I was twenty-four and had recently relocated to Los Angeles to pursue a career in screenwriting. I didn’t have an idea for a movie I wanted to write, nor was I much interested in the screenplay format, but I wanted to be successful, and Hollywood seemed like the success Mecca. One of the many benefits I believed success granted was plentiful money. I was not the sort of fellow who wanted many things, but I knew didn’t want to worry about money. I hated worrying about money. It drained all the fun out of life.
So I answered a want ad for waiters for a new restaurant opening in Torrance. I drove the hour from Venice where I was crashing with a friend. My commute in Providence, where I’d grown up, had been a ten-minute walk; in LA, an hour was the norm. I found the restaurant in a pleasant, shady outdoor mall, and sat for the initial interview with the head chef at a patio table on the sidewalk beneath an awning. He told me he liked me and that he would hire me on the spot, but that I needed to interview with the owner first, who would be back from lunch soon. Could I hang around for an hour? I told him I could.
I went for a walk. Torrance, which I had never heard of until that afternoon, was a clean, orderly, coastal suburb. Though the mall was somewhat inland, as I strolled the tree-lined streets I could smell the ocean’s salty tang when a breeze stirred. I found a park and wandered along past benches and picnic tables. I was working up a little sweat, and so I found a tall tree across from a playground and lay down in its shade.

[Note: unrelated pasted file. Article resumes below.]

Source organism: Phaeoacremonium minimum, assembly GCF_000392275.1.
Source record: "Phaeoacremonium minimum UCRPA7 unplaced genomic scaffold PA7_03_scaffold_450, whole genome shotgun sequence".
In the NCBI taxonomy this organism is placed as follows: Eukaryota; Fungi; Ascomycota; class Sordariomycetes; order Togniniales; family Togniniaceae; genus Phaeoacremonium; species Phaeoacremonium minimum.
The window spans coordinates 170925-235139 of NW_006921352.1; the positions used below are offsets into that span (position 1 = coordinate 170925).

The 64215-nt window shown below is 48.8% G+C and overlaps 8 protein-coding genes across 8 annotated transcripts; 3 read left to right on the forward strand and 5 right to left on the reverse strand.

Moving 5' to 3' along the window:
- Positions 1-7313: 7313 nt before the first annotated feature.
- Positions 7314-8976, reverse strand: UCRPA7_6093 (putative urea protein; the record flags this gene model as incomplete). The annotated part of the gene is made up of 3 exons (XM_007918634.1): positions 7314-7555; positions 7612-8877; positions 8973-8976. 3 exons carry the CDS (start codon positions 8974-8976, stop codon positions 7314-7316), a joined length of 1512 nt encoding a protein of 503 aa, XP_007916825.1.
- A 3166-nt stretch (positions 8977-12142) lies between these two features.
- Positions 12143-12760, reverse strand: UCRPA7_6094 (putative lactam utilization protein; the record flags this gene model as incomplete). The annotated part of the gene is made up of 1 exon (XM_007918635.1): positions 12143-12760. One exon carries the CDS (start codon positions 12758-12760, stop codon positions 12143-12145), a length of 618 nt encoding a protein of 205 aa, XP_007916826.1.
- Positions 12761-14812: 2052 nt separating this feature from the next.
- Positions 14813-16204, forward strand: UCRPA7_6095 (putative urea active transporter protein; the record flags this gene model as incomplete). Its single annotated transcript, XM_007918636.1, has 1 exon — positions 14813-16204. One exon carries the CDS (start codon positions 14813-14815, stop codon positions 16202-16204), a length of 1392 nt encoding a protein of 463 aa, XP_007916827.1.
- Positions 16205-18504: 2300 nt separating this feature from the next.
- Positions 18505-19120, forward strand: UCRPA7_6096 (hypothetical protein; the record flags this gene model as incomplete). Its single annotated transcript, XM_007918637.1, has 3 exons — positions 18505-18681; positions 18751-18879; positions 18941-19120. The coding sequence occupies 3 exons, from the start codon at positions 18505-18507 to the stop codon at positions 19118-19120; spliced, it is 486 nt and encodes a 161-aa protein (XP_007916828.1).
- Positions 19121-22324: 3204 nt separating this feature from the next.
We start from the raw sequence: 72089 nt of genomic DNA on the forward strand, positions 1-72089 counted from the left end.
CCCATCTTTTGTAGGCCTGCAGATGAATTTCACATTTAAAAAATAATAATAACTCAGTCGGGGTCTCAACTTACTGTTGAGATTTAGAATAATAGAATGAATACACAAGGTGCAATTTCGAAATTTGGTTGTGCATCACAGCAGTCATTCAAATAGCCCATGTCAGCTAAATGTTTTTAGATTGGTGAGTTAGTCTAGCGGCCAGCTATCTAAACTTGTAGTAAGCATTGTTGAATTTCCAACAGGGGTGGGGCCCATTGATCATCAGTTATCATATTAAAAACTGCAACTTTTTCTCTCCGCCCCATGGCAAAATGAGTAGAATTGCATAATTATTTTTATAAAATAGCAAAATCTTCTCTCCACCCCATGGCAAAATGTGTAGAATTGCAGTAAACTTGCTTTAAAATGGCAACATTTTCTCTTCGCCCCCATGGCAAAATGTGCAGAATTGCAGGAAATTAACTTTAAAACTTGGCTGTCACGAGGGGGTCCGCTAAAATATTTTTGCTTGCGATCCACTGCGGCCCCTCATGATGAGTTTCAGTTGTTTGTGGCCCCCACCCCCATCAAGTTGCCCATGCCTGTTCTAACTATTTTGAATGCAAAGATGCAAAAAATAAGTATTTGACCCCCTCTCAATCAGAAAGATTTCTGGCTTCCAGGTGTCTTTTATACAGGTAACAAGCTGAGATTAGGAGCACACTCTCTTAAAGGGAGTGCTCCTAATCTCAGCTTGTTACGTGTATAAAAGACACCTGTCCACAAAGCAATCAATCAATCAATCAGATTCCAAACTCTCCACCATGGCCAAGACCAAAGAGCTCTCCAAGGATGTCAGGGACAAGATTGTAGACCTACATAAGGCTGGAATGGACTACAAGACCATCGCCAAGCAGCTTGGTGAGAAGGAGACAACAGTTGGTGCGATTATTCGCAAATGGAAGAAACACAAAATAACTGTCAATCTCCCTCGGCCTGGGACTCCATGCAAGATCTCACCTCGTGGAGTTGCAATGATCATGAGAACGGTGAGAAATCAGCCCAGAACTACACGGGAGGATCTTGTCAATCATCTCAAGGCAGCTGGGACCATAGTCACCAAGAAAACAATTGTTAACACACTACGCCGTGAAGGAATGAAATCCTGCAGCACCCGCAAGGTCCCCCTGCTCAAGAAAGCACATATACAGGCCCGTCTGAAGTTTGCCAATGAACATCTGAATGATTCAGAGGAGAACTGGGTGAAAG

I closed my eyes, but I wasn’t remotely tired. I opened them again and stared up through the branches and leaves at the perfectly blue California sky. I could hear the children calling to one another in the playground, and the surrounding white hum of traffic, and the singular, nearing roar of a jet, and even, when I closed my eyes once more, the ocean’s empty, endless hush.
“When will I be able to enjoy this again?” I wondered. I knew the correct answer was Right Now, but Right Now was just a place where I waited until my real, successful, happy, worry-free life arrived. I got up and brushed off my interview pants and looked around at the park and the children and the surrounding hills and the canopy of sky – all of life, right there in Torrance, waiting for nothing.
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Fearless Writing: How to Create Boldly and Write With Confidence.
You can find William at: williamkenower.com